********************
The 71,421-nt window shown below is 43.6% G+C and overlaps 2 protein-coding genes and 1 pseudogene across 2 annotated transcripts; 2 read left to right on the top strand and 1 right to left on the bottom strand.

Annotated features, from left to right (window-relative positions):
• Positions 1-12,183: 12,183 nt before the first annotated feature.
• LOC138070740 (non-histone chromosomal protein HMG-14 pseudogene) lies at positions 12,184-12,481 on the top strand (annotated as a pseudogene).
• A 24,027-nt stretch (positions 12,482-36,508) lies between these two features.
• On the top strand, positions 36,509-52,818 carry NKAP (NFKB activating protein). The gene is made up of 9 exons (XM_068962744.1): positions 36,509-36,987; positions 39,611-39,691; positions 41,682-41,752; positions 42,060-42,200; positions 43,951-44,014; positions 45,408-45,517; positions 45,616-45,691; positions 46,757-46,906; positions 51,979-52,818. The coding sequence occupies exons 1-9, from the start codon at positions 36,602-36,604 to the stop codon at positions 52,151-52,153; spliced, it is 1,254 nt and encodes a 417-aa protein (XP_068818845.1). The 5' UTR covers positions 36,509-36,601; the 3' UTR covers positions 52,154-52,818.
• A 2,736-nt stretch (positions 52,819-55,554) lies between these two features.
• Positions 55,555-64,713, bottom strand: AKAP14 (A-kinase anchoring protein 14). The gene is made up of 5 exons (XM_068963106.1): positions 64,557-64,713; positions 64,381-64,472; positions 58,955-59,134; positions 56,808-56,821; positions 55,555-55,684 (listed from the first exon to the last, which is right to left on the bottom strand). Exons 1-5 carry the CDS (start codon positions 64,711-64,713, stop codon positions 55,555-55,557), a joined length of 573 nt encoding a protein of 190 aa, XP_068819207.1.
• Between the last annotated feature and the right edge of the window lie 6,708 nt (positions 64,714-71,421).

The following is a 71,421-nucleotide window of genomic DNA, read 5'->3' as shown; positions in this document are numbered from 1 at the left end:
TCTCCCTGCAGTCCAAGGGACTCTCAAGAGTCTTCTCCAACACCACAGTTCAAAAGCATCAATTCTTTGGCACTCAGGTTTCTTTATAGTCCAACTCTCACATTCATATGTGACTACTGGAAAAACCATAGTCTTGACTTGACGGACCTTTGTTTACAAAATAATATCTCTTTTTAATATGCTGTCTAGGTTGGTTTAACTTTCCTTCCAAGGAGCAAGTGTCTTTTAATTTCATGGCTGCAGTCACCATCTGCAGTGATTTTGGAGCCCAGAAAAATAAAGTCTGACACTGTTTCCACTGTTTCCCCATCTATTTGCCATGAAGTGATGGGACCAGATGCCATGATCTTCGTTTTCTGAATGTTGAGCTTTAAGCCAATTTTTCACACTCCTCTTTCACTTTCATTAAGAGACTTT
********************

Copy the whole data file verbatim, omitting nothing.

The 71,421-nt window shown below is 43.6% G+C and overlaps 2 protein-coding genes and 1 pseudogene across 2 annotated transcripts; 2 read left to right on the top strand and 1 right to left on the bottom strand.

Annotated features, from left to right (window-relative positions):
• Positions 1-12,183: 12,183 nt before the first annotated feature.
• LOC138070740 (non-histone chromosomal protein HMG-14 pseudogene) lies at positions 12,184-12,481 on the top strand (annotated as a pseudogene).
• A 24,027-nt stretch (positions 12,482-36,508) lies between these two features.
• On the top strand, positions 36,509-52,818 carry NKAP (NFKB activating protein). The gene is made up of 9 exons (XM_068962744.1): positions 36,509-36,987; positions 39,611-39,691; positions 41,682-41,752; positions 42,060-42,200; positions 43,951-44,014; positions 45,408-45,517; positions 45,616-45,691; positions 46,757-46,906; positions 51,979-52,818. The coding sequence occupies exons 1-9, from the start codon at positions 36,602-36,604 to the stop codon at positions 52,151-52,153; spliced, it is 1,254 nt and encodes a 417-aa protein (XP_068818845.1). The 5' UTR covers positions 36,509-36,601; the 3' UTR covers positions 52,154-52,818.
• A 2,736-nt stretch (positions 52,819-55,554) lies between these two features.
• Positions 55,555-64,713, bottom strand: AKAP14 (A-kinase anchoring protein 14). The gene is made up of 5 exons (XM_068963106.1): positions 64,557-64,713; positions 64,381-64,472; positions 58,955-59,134; positions 56,808-56,821; positions 55,555-55,684 (listed from the first exon to the last, which is right to left on the bottom strand). Exons 1-5 carry the CDS (start codon positions 64,711-64,713, stop codon positions 55,555-55,557), a joined length of 573 nt encoding a protein of 190 aa, XP_068819207.1.
• Between the last annotated feature and the right edge of the window lie 6,708 nt (positions 64,714-71,421).

The following is a 71,421-nucleotide window of genomic DNA, read 5'->3' as shown; positions in this document are numbered from 1 at the left end:
TCTCCCTGCAGTCCAAGGGACTCTCAAGAGTCTTCTCCAACACCACAGTTCAAAAGCATCAATTCTTTGGCACTCAGGTTTCTTTATAGTCCAACTCTCACATTCATATGTGACTACTGGAAAAACCATAGTCTTGACTTGACGGACCTTTGTTTACAAAATAATATCTCTTTTTAATATGCTGTCTAGGTTGGTTTAACTTTCCTTCCAAGGAGCAAGTGTCTTTTAATTTCATGGCTGCAGTCACCATCTGCAGTGATTTTGGAGCCCAGAAAAATAAAGTCTGACACTGTTTCCACTGTTTCCCCATCTATTTGCCATGAAGTGATGGGACCAGATGCCATGATCTTCGTTTTCTGAATGTTGAGCTTTAAGCCAATTTTTCACACTCCTCTTTCACTTTCATTAAGAGACTTT